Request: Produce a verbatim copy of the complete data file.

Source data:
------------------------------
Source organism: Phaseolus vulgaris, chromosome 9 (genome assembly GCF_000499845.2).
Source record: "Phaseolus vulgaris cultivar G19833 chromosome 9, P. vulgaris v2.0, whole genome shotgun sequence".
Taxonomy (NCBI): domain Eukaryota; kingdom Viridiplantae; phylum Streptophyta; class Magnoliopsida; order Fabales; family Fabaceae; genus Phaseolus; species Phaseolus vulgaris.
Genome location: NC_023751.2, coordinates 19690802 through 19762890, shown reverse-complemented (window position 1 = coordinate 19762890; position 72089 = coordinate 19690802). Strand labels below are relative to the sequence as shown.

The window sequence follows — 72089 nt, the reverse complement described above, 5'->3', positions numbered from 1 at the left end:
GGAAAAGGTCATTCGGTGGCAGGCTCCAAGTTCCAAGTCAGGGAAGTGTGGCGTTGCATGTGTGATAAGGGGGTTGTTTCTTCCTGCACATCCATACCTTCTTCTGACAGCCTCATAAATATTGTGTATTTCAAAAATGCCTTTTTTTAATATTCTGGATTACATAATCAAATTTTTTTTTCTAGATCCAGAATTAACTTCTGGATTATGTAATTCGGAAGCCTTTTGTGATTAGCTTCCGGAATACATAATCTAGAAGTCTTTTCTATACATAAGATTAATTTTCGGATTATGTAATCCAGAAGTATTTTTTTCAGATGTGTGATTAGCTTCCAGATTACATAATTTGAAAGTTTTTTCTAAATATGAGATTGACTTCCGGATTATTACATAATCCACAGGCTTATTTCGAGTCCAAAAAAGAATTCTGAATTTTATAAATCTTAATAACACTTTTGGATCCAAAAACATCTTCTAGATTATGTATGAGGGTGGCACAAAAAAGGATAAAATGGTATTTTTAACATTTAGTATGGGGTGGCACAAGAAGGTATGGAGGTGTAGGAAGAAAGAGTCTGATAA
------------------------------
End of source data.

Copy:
Source organism: Phaseolus vulgaris, chromosome 9 (genome assembly GCF_000499845.2).
Source record: "Phaseolus vulgaris cultivar G19833 chromosome 9, P. vulgaris v2.0, whole genome shotgun sequence".
Taxonomy (NCBI): domain Eukaryota; kingdom Viridiplantae; phylum Streptophyta; class Magnoliopsida; order Fabales; family Fabaceae; genus Phaseolus; species Phaseolus vulgaris.
Genome location: NC_023751.2, coordinates 19690802 through 19762890, shown reverse-complemented (window position 1 = coordinate 19762890; position 72089 = coordinate 19690802). Strand labels below are relative to the sequence as shown.

The window sequence follows — 72089 nt, the reverse complement described above, 5'->3', positions numbered from 1 at the left end:
GGAAAAGGTCATTCGGTGGCAGGCTCCAAGTTCCAAGTCAGGGAAGTGTGGCGTTGCATGTGTGATAAGGGGGTTGTTTCTTCCTGCACATCCATACCTTCTTCTGACAGCCTCATAAATATTGTGTATTTCAAAAATGCCTTTTTTTAATATTCTGGATTACATAATCAAATTTTTTTTTCTAGATCCAGAATTAACTTCTGGATTATGTAATTCGGAAGCCTTTTGTGATTAGCTTCCGGAATACATAATCTAGAAGTCTTTTCTATACATAAGATTAATTTTCGGATTATGTAATCCAGAAGTATTTTTTTCAGATGTGTGATTAGCTTCCAGATTACATAATTTGAAAGTTTTTTCTAAATATGAGATTGACTTCCGGATTATTACATAATCCACAGGCTTATTTCGAGTCCAAAAAAGAATTCTGAATTTTATAAATCTTAATAACACTTTTGGATCCAAAAACATCTTCTAGATTATGTATGAGGGTGGCACAAAAAAGGATAAAATGGTATTTTTAACATTTAGTATGGGGTGGCACAAGAAGGTATGGAGGTGTAGGAAGAAAGAGTCTGATAA